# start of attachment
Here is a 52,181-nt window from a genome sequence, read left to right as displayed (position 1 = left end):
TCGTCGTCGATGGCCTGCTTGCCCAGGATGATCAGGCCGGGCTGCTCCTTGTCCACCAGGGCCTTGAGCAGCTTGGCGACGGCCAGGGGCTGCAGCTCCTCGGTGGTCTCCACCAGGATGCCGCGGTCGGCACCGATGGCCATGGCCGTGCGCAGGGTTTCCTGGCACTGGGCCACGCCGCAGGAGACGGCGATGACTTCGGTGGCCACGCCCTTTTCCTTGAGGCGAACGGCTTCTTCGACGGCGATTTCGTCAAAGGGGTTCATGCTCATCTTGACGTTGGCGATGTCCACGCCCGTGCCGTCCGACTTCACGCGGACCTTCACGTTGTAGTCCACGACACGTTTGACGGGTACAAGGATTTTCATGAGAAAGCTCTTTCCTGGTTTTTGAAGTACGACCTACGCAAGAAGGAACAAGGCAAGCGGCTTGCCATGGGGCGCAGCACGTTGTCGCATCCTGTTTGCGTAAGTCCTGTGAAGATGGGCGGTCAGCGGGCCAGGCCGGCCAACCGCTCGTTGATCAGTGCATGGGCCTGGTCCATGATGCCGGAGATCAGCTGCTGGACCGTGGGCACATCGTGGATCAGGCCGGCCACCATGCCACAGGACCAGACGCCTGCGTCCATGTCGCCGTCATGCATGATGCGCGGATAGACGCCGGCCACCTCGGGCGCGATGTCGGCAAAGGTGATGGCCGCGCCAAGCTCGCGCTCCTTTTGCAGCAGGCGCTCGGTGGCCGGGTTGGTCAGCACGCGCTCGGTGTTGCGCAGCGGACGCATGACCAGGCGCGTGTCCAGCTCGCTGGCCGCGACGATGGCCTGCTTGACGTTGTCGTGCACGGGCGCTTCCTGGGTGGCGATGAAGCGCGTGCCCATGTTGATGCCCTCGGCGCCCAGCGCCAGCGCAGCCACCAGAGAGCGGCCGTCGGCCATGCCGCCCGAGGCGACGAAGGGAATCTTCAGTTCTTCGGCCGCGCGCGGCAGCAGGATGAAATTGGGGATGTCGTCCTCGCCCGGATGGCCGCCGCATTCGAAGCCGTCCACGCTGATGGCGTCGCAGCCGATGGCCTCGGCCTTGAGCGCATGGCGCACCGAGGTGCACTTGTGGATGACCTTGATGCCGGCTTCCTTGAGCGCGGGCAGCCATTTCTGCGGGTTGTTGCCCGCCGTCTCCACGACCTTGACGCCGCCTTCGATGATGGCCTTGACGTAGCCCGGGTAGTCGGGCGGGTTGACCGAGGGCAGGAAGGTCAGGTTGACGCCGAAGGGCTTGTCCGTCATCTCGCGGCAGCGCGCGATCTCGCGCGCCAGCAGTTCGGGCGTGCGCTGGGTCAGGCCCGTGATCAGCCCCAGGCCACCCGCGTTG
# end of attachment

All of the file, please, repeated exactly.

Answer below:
Here is a 52,181-nt window from a genome sequence, read left to right as displayed (position 1 = left end):
TCGTCGTCGATGGCCTGCTTGCCCAGGATGATCAGGCCGGGCTGCTCCTTGTCCACCAGGGCCTTGAGCAGCTTGGCGACGGCCAGGGGCTGCAGCTCCTCGGTGGTCTCCACCAGGATGCCGCGGTCGGCACCGATGGCCATGGCCGTGCGCAGGGTTTCCTGGCACTGGGCCACGCCGCAGGAGACGGCGATGACTTCGGTGGCCACGCCCTTTTCCTTGAGGCGAACGGCTTCTTCGACGGCGATTTCGTCAAAGGGGTTCATGCTCATCTTGACGTTGGCGATGTCCACGCCCGTGCCGTCCGACTTCACGCGGACCTTCACGTTGTAGTCCACGACACGTTTGACGGGTACAAGGATTTTCATGAGAAAGCTCTTTCCTGGTTTTTGAAGTACGACCTACGCAAGAAGGAACAAGGCAAGCGGCTTGCCATGGGGCGCAGCACGTTGTCGCATCCTGTTTGCGTAAGTCCTGTGAAGATGGGCGGTCAGCGGGCCAGGCCGGCCAACCGCTCGTTGATCAGTGCATGGGCCTGGTCCATGATGCCGGAGATCAGCTGCTGGACCGTGGGCACATCGTGGATCAGGCCGGCCACCATGCCACAGGACCAGACGCCTGCGTCCATGTCGCCGTCATGCATGATGCGCGGATAGACGCCGGCCACCTCGGGCGCGATGTCGGCAAAGGTGATGGCCGCGCCAAGCTCGCGCTCCTTTTGCAGCAGGCGCTCGGTGGCCGGGTTGGTCAGCACGCGCTCGGTGTTGCGCAGCGGACGCATGACCAGGCGCGTGTCCAGCTCGCTGGCCGCGACGATGGCCTGCTTGACGTTGTCGTGCACGGGCGCTTCCTGGGTGGCGATGAAGCGCGTGCCCATGTTGATGCCCTCGGCGCCCAGCGCCAGCGCAGCCACCAGAGAGCGGCCGTCGGCCATGCCGCCCGAGGCGACGAAGGGAATCTTCAGTTCTTCGGCCGCGCGCGGCAGCAGGATGAAATTGGGGATGTCGTCCTCGCCCGGATGGCCGCCGCATTCGAAGCCGTCCACGCTGATGGCGTCGCAGCCGATGGCCTCGGCCTTGAGCGCATGGCGCACCGAGGTGCACTTGTGGATGACCTTGATGCCGGCTTCCTTGAGCGCGGGCAGCCATTTCTGCGGGTTGTTGCCCGCCGTCTCCACGACCTTGACGCCGCCTTCGATGATGGCCTTGACGTAGCCCGGGTAGTCGGGCGGGTTGACCGAGGGCAGGAAGGTCAGGTTGACGCCGAAGGGCTTGTCCGTCATCTCGCGGCAGCGCGCGATCTCGCGCGCCAGCAGTTCGGGCGTGCGCTGGGTCAGGCCCGTGATCAGCCCCAGGCCACCCGCGTTG